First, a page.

RE: Good
by NicePics13 on Wed 17th Jul 2013 11:37 UTC in reply to "Good"
NicePics13 Member since:
2009-06-08

At least you'd hope it doesn't just spray back in your own face.
But those in power seem to have created a two tier justice system; it's OK for the nobles to break the rules or rewrite them as they see fit. For the commoner.. not so much.

Reply Score: 4

Comment by graffias79
by graffias79 on Wed 17th Jul 2013 11:21 UTC
graffias79
Member since:
2013-04-11

Wouldn't this require a repeal of the Patriot Act?

Reply Score: 3

RE: Comment by graffias79
by flypig on Wed 17th Jul 2013 12:21 UTC in reply to "Comment by graffias79"
flypig Member since:
2005-07-13

Wouldn't this require a repeal of the Patriot Act?

This is the point I don't really get about all of this. FBI access to this data was made possible by the Patriot Act.

The fact the Patriot Act allowed this kind of secret surveillance without public oversight was highlighted at the time. So why is it such a surprise *now* to discover they're actually using the leeway granted?

Don't misunderstand me, I don't agree with what's happening and I hope the EFF have success. It just seems like the sudden realisation has hit a bit too late.

At least in the US you have a constitution to fall back on, so the Patriot Act itself could be found unconstitutional. No such luck here in the UK (the Convention on Human Rights is probably the closest we get).

Reply Score: 6

RE[2]: Comment by graffias79
by lucas_maximus on Wed 17th Jul 2013 14:47 UTC in reply to "RE: Comment by graffias79"
lucas_maximus Member since:
2009-08-18

As some other have said in other discussions on this subject. I wasn't particularly surprised it was happening.

Reply Score: 3

RE[3]: Comment by graffias79
by flypig on Wed 17th Jul 2013 17:33 UTC in reply to "RE[2]: Comment by graffias79"
flypig Member since:
2005-07-13

You make a good point. Although many people (or maybe just the media) seem to have reacted with astonished indignation, there are plenty of people - like yourself - who weren't surprised at all.

But in relation to the article, it's a shame there couldn't be legal challenges as this was being passed in to law to prevent it happening in the first place.

Reply Score: 3

RE[2]: Comment by graffias79
by tylerdurden on Wed 17th Jul 2013 19:14 UTC in reply to "RE: Comment by graffias79"
tylerdurden Member since:
2009-03-17

Well, first you're confusing agencies. The FBI is not the NSA. And the more pertaining act to this situation is not the so-called PATRIOT Act, but FISA (The American Government loves acronyms at all levels, it seems).

And the issues is not whether or not people surprised or how some are not surprised by this, after all there were plenty of canaries that were singing loud and out about the ultimate logical consequences when those pieces of legislation were being drafted and passed. What's happening now is that there is concrete evidence of said ultimate consequences, and then is when things get either start to get interesting or fizzle out instead.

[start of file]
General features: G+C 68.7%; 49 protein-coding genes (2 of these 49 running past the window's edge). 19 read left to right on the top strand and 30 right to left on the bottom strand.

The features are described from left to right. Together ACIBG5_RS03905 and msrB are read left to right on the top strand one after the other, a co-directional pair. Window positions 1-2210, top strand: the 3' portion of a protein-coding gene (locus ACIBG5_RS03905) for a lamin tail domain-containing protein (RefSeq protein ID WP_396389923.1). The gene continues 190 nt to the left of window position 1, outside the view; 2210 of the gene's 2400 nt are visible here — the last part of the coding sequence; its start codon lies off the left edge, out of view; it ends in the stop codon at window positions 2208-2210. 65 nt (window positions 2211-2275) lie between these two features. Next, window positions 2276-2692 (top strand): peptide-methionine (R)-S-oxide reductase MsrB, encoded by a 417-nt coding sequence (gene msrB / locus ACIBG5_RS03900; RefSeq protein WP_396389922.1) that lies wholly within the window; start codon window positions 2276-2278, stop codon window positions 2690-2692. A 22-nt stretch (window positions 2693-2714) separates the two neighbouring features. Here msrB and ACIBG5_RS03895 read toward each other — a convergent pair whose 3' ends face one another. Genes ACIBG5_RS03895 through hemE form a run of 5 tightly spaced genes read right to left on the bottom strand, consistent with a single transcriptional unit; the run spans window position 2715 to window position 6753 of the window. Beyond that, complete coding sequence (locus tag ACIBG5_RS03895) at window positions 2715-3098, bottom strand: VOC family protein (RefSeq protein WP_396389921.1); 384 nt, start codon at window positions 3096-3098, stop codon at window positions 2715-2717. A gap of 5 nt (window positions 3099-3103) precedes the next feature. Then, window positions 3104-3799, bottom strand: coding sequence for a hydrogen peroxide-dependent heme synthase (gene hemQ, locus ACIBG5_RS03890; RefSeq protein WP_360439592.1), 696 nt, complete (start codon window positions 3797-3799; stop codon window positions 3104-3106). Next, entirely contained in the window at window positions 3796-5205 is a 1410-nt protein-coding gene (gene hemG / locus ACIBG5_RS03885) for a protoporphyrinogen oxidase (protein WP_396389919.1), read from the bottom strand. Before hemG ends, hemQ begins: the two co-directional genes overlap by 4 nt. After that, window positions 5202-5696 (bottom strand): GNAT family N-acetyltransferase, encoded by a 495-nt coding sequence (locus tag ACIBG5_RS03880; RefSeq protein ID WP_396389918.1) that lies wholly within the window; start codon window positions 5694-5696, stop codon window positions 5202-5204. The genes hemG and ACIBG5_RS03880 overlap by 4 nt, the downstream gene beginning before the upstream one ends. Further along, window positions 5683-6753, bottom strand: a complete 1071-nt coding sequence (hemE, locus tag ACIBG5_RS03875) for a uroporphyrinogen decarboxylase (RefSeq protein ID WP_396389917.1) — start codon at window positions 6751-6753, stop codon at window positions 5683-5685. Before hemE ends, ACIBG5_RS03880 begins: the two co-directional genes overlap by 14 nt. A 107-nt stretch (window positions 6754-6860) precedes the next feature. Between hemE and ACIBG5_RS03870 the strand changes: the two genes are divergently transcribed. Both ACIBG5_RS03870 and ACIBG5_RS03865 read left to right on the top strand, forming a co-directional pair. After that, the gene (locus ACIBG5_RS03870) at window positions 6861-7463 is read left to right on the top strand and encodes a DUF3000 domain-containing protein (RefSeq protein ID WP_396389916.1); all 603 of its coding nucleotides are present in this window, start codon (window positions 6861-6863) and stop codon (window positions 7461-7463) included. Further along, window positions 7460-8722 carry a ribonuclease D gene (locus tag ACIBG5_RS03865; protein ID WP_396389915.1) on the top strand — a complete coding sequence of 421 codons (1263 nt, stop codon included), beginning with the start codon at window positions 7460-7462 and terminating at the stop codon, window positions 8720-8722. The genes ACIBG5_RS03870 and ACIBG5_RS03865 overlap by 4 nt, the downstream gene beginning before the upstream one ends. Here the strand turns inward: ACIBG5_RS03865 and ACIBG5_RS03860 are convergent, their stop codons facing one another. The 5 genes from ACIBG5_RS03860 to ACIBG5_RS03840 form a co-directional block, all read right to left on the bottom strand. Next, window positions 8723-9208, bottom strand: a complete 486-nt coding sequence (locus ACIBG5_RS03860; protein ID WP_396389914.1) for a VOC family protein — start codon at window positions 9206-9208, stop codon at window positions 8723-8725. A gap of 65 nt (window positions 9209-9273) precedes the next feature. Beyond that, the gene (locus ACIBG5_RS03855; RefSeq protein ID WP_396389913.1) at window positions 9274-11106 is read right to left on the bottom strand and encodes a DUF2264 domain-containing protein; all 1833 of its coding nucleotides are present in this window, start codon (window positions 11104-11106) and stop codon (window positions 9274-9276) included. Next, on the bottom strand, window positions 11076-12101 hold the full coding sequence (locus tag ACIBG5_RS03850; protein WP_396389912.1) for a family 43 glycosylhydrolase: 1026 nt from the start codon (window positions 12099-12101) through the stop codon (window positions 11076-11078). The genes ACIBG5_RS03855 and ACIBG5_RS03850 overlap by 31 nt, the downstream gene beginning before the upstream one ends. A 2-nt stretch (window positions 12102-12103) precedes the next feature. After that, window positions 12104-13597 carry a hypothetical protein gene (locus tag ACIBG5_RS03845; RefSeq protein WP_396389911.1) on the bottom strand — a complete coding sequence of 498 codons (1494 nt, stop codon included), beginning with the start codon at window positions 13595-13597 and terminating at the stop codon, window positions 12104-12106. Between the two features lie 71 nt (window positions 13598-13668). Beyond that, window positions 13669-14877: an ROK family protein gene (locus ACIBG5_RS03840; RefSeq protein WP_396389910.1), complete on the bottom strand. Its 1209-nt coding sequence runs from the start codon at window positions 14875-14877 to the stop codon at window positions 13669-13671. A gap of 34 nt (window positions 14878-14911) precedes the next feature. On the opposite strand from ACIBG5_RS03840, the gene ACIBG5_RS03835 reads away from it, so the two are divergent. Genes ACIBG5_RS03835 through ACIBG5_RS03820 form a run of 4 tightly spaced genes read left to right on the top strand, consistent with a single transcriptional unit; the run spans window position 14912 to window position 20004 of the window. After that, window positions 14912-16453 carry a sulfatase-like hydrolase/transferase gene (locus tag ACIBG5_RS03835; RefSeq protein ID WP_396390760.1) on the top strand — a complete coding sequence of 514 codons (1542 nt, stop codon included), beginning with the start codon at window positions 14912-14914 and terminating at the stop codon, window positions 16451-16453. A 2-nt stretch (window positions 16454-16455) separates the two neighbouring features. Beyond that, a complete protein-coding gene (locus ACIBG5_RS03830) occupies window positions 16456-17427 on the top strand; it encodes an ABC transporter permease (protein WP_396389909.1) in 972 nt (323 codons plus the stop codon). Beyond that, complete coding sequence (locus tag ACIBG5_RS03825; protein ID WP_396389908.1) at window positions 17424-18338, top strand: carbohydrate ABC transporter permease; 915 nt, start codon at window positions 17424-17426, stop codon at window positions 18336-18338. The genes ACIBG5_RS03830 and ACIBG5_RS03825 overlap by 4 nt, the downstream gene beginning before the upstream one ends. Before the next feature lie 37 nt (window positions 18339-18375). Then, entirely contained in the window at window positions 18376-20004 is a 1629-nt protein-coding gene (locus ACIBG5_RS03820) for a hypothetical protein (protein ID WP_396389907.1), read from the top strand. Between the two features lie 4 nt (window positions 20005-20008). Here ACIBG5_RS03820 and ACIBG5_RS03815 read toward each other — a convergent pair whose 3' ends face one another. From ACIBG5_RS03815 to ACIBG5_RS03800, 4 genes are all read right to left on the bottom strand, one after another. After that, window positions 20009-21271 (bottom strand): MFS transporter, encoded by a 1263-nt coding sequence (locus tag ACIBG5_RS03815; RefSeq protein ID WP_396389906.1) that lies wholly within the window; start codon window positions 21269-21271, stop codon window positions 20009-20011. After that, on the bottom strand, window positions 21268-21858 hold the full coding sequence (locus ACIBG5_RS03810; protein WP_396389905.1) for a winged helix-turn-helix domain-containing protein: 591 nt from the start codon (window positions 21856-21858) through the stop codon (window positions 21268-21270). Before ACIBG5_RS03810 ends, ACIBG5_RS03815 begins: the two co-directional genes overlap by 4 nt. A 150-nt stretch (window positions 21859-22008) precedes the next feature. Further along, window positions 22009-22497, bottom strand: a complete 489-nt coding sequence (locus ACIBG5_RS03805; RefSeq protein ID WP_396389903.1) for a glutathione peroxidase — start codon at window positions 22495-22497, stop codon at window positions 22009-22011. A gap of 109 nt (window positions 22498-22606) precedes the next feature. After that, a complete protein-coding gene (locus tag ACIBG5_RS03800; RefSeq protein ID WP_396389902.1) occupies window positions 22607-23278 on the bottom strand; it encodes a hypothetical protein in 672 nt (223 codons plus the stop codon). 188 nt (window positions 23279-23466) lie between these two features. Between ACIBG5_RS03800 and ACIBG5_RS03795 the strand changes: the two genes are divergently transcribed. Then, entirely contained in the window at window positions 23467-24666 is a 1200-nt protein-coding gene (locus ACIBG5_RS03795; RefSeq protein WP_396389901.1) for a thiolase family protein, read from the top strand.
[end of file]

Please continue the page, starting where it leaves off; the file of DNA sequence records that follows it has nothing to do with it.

Reply Score: 5

RE[3]: Comment by graffias79
by flypig on Wed 17th Jul 2013 19:58 UTC in reply to "RE[2]: Comment by graffias79"
flypig Member since:
2005-07-13

Well, first you're confusing agencies. The FBI is not the NSA. And the more pertaining act to this situation is not the so-called PATRIOT Act, but FISA (The American Government loves acronyms at all levels, it seems).

I'm happy to take your word for it, as I certainly can't claim any expertise in US law or agencies. The Patriot Act was mentioned in the article, and the FBI is mentioned in the paragraph of the Act highlighted there.

And the issues is not whether or not people surprised or how some are not surprised by this, after all there were plenty of canaries that were singing loud and out about the ultimate logical consequences when those pieces of legislation were being drafted and passed.

Sure, I appreciate this isn't the issue that's sparked the lawsuit, but it's still the part that surprises me the most! I find it problematic that governments can openly pass legislation that, when then enforced, causes public consternation. My concern is that this either indicates a lackadaisical approach to public oversight of government, or a desire to be shielded from bad things through a pretence of ignorance.

What's happening now is that there is concrete evidence of said ultimate consequences, and then is when things get either start to get interesting or fizzle out instead.

Yeah, I agree. I'm very interested to see how this turns out in the long-run.

Reply Score: 4

Might Be Interesting
by Pro-Competition on Wed 17th Jul 2013 19:03 UTC
Pro-Competition
Member since:
2007-08-20

It might be interesting to see how the courts handle this.

The previous cases were declined (i.e. not even looked at) by the Supreme Court based on the astounding concept that, because the plaintiffs couldn't provide evidence that the secret programs were spying on them, that they didn't have "standing" to even bring the case.

This should remove that abomination of logic, at least. The question is, what will they come up with instead?

Reply Score: 2

Comment by ilovebeer
by ilovebeer on Thu 18th Jul 2013 15:30 UTC
ilovebeer
Member since:
2011-08-08

The NSA doesn't care what a court has to say. Do you know how many times our government agencies stick their middle finger up at the citizens and legal system? Too many to count. Like someone else already said, this is nothing more than pissing in the wind.

Reply Score: 3